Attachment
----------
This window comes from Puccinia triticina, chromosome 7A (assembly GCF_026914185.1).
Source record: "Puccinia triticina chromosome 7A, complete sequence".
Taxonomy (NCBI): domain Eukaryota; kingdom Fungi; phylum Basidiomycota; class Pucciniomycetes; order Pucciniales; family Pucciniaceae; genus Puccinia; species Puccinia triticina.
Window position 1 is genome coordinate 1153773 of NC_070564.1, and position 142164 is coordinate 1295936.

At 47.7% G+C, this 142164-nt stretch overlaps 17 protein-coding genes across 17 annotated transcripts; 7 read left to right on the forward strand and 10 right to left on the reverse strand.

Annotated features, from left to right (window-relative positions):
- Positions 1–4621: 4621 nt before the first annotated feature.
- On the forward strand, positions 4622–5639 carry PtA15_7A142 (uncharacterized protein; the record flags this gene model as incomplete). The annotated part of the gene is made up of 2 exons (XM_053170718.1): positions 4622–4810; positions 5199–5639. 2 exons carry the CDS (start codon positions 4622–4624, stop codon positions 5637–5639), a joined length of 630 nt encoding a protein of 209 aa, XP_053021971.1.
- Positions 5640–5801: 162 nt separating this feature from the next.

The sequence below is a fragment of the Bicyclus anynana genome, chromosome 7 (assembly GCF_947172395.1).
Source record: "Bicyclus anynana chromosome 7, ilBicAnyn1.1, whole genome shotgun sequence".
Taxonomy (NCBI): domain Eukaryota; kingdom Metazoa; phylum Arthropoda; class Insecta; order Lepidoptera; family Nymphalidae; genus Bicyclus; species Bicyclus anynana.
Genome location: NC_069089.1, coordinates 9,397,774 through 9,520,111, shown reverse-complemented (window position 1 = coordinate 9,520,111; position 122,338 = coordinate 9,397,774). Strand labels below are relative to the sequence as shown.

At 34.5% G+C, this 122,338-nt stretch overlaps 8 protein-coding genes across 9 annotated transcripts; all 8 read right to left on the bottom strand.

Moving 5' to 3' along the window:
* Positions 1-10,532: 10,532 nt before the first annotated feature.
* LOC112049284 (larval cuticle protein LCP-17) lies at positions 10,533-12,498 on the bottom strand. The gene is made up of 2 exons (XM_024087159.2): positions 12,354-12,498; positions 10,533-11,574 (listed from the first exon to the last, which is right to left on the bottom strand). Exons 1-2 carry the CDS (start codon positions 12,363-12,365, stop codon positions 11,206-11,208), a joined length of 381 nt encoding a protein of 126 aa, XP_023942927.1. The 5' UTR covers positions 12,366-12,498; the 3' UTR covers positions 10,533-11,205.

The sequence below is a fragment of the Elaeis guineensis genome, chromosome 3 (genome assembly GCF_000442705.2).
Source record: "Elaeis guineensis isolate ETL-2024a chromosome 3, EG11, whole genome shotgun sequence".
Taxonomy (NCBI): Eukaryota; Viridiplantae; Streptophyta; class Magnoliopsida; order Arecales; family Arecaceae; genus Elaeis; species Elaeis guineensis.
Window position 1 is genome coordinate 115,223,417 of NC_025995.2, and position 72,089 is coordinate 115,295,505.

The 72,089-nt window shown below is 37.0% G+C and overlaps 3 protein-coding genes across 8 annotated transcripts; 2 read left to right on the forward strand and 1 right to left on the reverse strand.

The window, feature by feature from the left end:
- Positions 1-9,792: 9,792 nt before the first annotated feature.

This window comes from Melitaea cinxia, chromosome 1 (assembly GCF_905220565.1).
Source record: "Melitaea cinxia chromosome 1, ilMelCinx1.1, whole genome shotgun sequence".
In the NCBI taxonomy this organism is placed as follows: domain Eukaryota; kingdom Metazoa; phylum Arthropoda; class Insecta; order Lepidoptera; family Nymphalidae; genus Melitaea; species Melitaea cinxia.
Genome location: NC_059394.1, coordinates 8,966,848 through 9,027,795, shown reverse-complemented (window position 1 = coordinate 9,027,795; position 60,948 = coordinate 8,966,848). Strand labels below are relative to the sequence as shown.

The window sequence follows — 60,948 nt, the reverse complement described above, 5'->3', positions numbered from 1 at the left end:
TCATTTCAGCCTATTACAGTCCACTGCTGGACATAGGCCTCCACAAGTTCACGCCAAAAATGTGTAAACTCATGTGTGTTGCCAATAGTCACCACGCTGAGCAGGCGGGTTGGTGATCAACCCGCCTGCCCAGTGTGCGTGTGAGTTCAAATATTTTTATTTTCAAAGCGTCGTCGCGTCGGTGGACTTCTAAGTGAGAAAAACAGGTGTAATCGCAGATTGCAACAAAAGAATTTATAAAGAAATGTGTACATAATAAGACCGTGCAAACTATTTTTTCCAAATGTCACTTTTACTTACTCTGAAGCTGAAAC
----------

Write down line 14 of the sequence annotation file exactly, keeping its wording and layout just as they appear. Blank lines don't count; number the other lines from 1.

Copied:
At 34.5% G+C, this 122,338-nt stretch overlaps 8 protein-coding genes across 9 annotated transcripts; all 8 read right to left on the bottom strand.